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April 25, 2013

Book takes readers on path for equal rights

(Continued)

Upon their return to the states, African American servicemen continued to be treated as scum, especially in the South. The beatings and lynchings went on unabated. Black leaders decided they needed to become more proactive in bringing about change rather than simply assuming that patriotism in wartime was going to bring equality.

There was hope during the New Deal that President Franklin Roosevelt would be an instrument of change. He was sympathetic to civil rights, but was not a visionary. FDR was not going to “rock the boat” and risk having his New Deal legislation be filibustered by southern senators. Despite repeated calls by the African American community, he never endorsed a federal anti-lynching law.

The only reason FDR signed an executive order in 1941 banning discrimination in the defense industry is because black leaders threatened a march on Washington. Roosevelt didn’t want to give the Nazis a propaganda device they could exploit. Even then, his executive order didn’t insure compliance.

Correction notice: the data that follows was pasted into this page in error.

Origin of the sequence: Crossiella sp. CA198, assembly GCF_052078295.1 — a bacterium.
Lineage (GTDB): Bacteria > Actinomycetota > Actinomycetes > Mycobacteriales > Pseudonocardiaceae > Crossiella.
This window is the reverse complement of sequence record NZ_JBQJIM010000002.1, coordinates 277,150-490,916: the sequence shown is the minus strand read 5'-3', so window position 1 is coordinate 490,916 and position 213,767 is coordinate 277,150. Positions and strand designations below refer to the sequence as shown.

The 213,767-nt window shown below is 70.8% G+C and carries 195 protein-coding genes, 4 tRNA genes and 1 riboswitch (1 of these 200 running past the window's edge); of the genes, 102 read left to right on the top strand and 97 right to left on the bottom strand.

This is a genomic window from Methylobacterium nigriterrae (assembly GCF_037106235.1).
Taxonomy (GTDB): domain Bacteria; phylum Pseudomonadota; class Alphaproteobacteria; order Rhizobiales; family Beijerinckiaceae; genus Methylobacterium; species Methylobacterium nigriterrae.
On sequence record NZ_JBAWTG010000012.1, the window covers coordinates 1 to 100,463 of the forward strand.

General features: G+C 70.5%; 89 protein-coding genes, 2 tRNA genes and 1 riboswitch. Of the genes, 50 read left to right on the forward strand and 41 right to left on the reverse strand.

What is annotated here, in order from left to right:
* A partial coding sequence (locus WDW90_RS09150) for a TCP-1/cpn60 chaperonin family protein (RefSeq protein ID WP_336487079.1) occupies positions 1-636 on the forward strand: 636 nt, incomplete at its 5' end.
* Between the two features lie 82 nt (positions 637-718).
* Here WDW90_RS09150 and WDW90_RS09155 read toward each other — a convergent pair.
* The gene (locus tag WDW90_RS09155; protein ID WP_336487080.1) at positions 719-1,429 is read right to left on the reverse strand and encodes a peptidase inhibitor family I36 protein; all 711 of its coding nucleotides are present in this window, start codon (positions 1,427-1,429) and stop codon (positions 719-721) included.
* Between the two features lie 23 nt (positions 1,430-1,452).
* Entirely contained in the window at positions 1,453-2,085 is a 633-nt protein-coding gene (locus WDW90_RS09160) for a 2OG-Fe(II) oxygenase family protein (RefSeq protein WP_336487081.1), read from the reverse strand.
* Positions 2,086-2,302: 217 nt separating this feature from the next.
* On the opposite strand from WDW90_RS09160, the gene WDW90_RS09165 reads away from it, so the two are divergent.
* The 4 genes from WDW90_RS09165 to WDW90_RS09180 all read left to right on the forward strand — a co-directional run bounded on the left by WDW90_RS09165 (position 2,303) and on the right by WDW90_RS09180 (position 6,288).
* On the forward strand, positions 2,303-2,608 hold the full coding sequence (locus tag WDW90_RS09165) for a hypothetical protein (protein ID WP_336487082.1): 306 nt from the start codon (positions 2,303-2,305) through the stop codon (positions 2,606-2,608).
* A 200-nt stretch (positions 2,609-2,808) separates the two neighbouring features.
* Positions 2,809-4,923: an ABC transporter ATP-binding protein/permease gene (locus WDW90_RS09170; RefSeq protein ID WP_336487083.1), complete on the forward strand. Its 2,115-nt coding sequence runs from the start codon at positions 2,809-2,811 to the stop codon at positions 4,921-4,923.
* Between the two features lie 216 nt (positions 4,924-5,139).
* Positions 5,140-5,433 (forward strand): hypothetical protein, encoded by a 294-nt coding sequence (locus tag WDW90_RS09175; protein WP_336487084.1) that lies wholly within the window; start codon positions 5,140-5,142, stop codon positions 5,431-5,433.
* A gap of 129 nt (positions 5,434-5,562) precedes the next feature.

By the outset of WWII, respect for African Americans had not improved in either the military or civilian life. The status of blacks was so unequal that the Red Cross at first refused to accept the blood of African Americans. When finally forced to, the organization made sure to separate it from white donors. Heaven forbid that a white person would receive “inferior” blood!

In the movie “Tora! Tora! Tora!” depicting the Japanese attack on Pearl Harbor, there is a scene that shows a black mess-man, Doris Miller, taking over a machine gun and shooting at Japanese bombers. That is not fabricated. Miller manned the gun for 15 minutes and maintained his post despite enemy fire. It took an order from FDR to eventually force the Navy to present him with the Navy Cross, the department’s highest honor.

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